Sometimes we get caught up in the process of transforming America's energy economy and lose sight of what it would really mean to effectively harness the power of renewable resources. Here's a great reminder:
Every hour, the sun provides the earth with as much energy as all of human civilization uses in an entire year. At just 10 percent efficiency -- that is, if only 10 percent of that solar energy was converted to electricity -- a 100-miles-square area of land could produce enough electricity to power the entire United States.
That's from a Reuters article about Walmart, which recently announced it's adding thin-film solar panels to another two-dozen stores in Arizona and California. "Yet," the article points out, "a century after Albert Einstein explained the photoelectric effect, solar technology remains a trivial player in global energy."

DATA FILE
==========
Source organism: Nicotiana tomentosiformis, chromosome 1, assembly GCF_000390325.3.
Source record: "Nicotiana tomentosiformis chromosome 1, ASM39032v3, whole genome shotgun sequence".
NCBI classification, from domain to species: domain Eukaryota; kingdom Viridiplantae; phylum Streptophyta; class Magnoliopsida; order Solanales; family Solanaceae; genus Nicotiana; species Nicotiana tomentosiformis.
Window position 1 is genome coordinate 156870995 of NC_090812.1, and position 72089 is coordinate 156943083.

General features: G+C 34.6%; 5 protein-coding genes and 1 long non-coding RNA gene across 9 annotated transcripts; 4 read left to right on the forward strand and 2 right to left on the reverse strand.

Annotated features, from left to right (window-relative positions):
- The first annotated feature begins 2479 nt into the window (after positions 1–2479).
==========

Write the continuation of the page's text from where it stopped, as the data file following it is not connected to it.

Companies like Walmart and Kohl's are leading the charge for commercial solar -- and it makes good sense. Solyndra, a leading manufacturer of commercial solar products, likes to use this talking point: There are approximately 11,000 square kilometers of commercial rooftop space in the world available for solar panels. If you covered all of those rooftops, we could generate approximately 512 gigawatts of electricity -- enough to replace 1,000 coal-fired electric plants.
Now there's something to think about.